Bloor Lansdowne Christian Fellowship – BLCF Church Message for Sunday:
‘Steadfast in Faith and Sanctified in Times of Distress’
© August 18, 2013, by Steve Mickelson
Call to Worship Responsive Reading #650:
‘Trials and Temptations’ (James 1 and 1Peter 1)
Let us pray…
For his birthday a week or so ago, our younger son, Jeffrey was asked where would he like to dine out. Jeffrey chose to go for a Chinese Buffet for the family celebration. Along with the bill, we were given the traditional fortune cookies. Now I don’t take much stock in fortunes or horoscopes, but my cookie opened to reveal a message that was more profound than just a fortune, as it read: “In prosperity, our friends know us; in adversity, we know our friends.” Such was the story of Job, where Satan challenged God that the faith of Job was a result of his prosperity and it would soon evaporate once Job faced adversity.
The book of Job is considered by most Biblical scholars to be the oldest of the scriptures and Job was believed to be the wealthiest man of his time. It documents the story of this faithful servant of God, who was tested to the point of death by Satan, Job 1:1-12 (ESV):
There was a man in the land of Uz whose name was Job, and that man was blameless and upright, one who feared God and turned away from evil. There were born to him seven sons and three daughters. He possessed 7,000 sheep, 3,000 camels, 500 yoke of oxen, and 500 female donkeys, and very many servants, so that this man was the greatest of all the people of the east. His sons used to go and hold a feast in the house of each one on his day, and they would send and invite their three sisters to eat and drink with them. And when the days of the feast had run their course, Job would send and consecrate them, and he would rise early in the morning and offer burnt offerings according to the number of them all. For Job said, “It may be that my children have sinned, and cursed God in their hearts.” Thus Job did continually.
Now there was a day when the sons of God came to present themselves before the LORD, and Satan also came among them. The LORD said to Satan, “From where have you come?” Satan answered the LORD and said, “From going to and fro on the earth, and from walking up and down on it.” And the LORD said to Satan, “Have you considered my servant Job, that there is none like him on the earth, a blameless and upright man, who fears God and turns away from evil?” Then Satan answered the LORD and said, “Does Job fear God for no reason? Have you not put a hedge around him and his house and all that he has, on every side? You have blessed the work of his hands, and his possessions have increased in the land. But stretch out your hand and touch all that he has, and he will curse you to your face.” And the LORD said to Satan, “Behold, all that he has is in your hand. Only against him do not stretch out your hand.” So Satan went out from the presence of the LORD.
You may recall that Job lost wealth, family and suffered personal afflictions. His friends told Job that the Lord was punishing him for some sin or transgression committed either by Job or a member of his family. Even Job’s wife told her husband that she suffered almost as much as Job. Except for her health, she too lost everything: home, family, and possessions. Her attitude and response exactly matched the one Satan had set out to evoke from Job – that of cursing God. How ironic that Satan seemed to have achieved his goal with Job’s companion, though not with Job.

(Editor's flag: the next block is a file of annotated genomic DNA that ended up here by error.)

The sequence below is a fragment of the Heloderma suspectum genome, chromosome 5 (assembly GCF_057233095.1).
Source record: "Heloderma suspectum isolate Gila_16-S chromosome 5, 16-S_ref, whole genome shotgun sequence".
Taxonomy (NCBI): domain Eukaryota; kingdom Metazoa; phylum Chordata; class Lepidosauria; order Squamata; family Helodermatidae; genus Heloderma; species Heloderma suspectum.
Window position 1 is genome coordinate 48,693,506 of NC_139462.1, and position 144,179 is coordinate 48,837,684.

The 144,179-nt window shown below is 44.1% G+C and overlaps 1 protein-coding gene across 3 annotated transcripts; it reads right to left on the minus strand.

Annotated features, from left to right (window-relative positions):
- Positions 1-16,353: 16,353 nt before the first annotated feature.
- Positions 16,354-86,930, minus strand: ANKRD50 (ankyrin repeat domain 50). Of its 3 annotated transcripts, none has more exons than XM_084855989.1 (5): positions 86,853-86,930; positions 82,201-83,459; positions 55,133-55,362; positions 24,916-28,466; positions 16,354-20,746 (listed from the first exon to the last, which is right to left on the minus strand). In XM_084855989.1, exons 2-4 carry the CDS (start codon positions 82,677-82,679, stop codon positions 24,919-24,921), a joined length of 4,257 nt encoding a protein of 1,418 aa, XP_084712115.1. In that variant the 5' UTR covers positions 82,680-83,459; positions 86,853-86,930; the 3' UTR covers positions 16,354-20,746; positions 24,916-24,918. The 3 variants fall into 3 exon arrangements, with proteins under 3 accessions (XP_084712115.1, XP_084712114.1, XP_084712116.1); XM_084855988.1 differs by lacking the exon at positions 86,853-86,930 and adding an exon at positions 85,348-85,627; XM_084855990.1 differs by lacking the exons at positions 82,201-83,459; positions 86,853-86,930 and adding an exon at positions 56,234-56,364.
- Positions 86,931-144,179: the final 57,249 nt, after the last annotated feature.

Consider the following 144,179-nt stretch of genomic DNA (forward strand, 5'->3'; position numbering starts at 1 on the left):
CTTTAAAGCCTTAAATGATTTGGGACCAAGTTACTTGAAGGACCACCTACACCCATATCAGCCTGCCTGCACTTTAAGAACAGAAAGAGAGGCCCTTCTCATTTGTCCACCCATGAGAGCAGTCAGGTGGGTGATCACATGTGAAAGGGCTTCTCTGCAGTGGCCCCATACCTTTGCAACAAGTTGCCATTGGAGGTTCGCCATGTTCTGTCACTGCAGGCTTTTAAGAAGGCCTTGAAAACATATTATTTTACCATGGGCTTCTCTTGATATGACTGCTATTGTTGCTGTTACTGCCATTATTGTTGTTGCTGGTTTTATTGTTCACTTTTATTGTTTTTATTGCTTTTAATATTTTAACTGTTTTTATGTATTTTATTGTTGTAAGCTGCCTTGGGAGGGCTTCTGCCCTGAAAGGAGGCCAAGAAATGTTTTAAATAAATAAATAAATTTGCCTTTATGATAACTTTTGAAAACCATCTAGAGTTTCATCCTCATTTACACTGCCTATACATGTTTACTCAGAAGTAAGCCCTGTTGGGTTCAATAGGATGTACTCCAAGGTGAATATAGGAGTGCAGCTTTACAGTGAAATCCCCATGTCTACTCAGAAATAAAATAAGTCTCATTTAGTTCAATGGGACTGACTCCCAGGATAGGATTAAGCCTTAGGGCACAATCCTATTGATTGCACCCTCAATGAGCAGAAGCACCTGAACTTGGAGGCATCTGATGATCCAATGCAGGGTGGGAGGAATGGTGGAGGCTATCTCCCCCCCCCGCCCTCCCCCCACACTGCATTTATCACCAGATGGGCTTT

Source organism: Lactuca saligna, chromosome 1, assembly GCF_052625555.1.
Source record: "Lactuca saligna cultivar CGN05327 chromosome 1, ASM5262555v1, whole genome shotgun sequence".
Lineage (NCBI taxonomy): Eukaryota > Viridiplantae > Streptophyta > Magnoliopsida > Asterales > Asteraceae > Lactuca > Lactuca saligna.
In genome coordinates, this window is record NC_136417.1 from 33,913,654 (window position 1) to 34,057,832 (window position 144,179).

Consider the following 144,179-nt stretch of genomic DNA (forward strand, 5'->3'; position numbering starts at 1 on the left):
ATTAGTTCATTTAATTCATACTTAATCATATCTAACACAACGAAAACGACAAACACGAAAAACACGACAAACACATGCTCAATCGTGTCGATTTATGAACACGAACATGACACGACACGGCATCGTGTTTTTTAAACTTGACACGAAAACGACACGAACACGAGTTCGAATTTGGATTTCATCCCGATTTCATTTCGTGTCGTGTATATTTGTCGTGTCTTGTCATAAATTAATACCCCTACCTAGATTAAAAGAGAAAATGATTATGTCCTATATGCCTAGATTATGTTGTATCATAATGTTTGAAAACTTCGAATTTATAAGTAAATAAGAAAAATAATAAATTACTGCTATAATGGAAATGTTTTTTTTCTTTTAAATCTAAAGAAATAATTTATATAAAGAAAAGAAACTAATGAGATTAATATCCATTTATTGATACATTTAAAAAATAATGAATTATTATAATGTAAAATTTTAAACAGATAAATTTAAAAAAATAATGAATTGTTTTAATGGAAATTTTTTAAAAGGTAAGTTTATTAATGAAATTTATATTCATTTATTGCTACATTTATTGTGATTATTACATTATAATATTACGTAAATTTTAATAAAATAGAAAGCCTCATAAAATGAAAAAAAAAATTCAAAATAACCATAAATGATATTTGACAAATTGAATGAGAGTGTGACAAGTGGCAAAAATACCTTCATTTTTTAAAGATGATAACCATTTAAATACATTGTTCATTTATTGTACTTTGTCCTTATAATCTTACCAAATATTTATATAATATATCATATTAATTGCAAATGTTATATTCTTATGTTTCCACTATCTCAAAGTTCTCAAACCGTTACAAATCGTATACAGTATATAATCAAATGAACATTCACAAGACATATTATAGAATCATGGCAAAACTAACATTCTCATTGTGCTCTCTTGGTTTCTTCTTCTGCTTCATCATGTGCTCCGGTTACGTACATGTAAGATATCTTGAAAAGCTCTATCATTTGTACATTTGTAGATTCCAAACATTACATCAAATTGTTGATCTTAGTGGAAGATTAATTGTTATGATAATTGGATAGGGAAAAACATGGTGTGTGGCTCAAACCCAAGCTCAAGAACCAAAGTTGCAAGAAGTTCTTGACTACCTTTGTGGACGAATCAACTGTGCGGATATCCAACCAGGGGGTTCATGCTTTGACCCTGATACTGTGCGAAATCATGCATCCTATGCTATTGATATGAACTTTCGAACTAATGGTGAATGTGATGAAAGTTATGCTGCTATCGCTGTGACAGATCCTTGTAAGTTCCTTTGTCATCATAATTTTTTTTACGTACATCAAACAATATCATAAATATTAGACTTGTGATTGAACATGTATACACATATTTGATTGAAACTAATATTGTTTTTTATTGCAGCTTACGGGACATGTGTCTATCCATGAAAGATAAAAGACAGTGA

Did Job’s wife realize that she had surrendered to Satan’s manipulative scheme? Did she feel her loss so great that she didn’t care that she was wrong? Or did she respond to her calamity merely in a fit of emotion, which later passed, taking her bitterness with it? We don’t know the answer to any of those questions. All we know is that she responded just as most people would likely have under similar circumstances: she got angry at God and insisted that Job do the same.
We know that Job’s story ended in Job being restored to health, wealth, and family. But the question arises: “for what reason did God have to allow Satan to test his obedient and faithful servant?” Were the Lord and Satan involved in some idle chess game, with Job as a pawn? I believe that the Lord had several reasons for allowing Job to be tested by Satan.
Satan challenged God, indicating that Job’s faith was the result of the hedge the lord has built around Job. The Lord allowed Satan to take away Job’s wealth and family, in short, to remove the so-called hedge that Satan had claimed were the reason for Job’s faith. The toughest part for Job was the fact that Job had sensed to some degree that the Lord had distanced himself from a person who had demonstrated steadfast trust and faith in God, (Job 23:3):
Oh, that I knew where I might find him, that I might come even to his seat!
David, too, had undergone a period of similar testing, (Psalm 22:1):
My God, my God, why have you forsaken me?
Why are you so far from saving me, from the words of my groaning?
And even though Satan, may have his way at times, the key to making it through the snares and traps that the devil sets is to maintain our trust in the Lord, having the faith that He will rescue us from our predicament, (1 John 5:19):
We know that we are from God, and the whole world lies in the power of the evil one.
And in Psalm 31:14-15, David maintains his faith:
But I trust in you, O LORD; I say, “You are my God.”
My times are in your hand; rescue me from the hand of my enemies and from my persecutors!
Not only, did Job and David go through similar tests, at some point, each had experienced a separation from God, but Jesus too was left alone in his suffering on the cross at Calvary, Matthew 27:46:
And about the ninth hour Jesus cried out with a loud voice, saying, “Eli, Eli, lema sabachthani?” that is, “My God, my God, why have you forsaken me?
In order to suffer the full weight of the judgment and punishment for our sins, Jesus had to be abandoned by God. Was this really necessary? We see in Isaiah 53:4-6:
Surely he has borne our griefs and carried our sorrows; yet we esteemed him stricken, smitten by God, and afflicted.
But he was wounded for our transgressions; he was crushed for our iniquities; upon him was the chastisement that brought us peace, and with his stripes we are healed.